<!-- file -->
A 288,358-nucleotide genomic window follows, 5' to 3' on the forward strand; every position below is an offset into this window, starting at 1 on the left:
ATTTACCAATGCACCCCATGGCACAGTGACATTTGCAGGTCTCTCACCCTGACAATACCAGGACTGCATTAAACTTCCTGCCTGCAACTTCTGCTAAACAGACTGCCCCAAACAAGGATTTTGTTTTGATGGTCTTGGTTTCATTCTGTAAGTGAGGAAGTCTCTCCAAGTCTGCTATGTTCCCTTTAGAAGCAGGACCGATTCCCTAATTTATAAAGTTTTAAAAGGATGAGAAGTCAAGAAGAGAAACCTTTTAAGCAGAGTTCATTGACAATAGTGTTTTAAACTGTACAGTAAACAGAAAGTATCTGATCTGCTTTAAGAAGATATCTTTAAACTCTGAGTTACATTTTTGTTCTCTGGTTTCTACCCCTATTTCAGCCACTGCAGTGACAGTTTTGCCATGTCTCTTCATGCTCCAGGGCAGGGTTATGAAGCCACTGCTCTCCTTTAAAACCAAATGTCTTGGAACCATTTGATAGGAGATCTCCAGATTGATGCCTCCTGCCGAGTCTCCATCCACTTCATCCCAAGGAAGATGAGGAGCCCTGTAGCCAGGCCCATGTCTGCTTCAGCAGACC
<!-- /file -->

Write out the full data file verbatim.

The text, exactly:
A 288,358-nucleotide genomic window follows, 5' to 3' on the forward strand; every position below is an offset into this window, starting at 1 on the left:
ATTTACCAATGCACCCCATGGCACAGTGACATTTGCAGGTCTCTCACCCTGACAATACCAGGACTGCATTAAACTTCCTGCCTGCAACTTCTGCTAAACAGACTGCCCCAAACAAGGATTTTGTTTTGATGGTCTTGGTTTCATTCTGTAAGTGAGGAAGTCTCTCCAAGTCTGCTATGTTCCCTTTAGAAGCAGGACCGATTCCCTAATTTATAAAGTTTTAAAAGGATGAGAAGTCAAGAAGAGAAACCTTTTAAGCAGAGTTCATTGACAATAGTGTTTTAAACTGTACAGTAAACAGAAAGTATCTGATCTGCTTTAAGAAGATATCTTTAAACTCTGAGTTACATTTTTGTTCTCTGGTTTCTACCCCTATTTCAGCCACTGCAGTGACAGTTTTGCCATGTCTCTTCATGCTCCAGGGCAGGGTTATGAAGCCACTGCTCTCCTTTAAAACCAAATGTCTTGGAACCATTTGATAGGAGATCTCCAGATTGATGCCTCCTGCCGAGTCTCCATCCACTTCATCCCAAGGAAGATGAGGAGCCCTGTAGCCAGGCCCATGTCTGCTTCAGCAGACC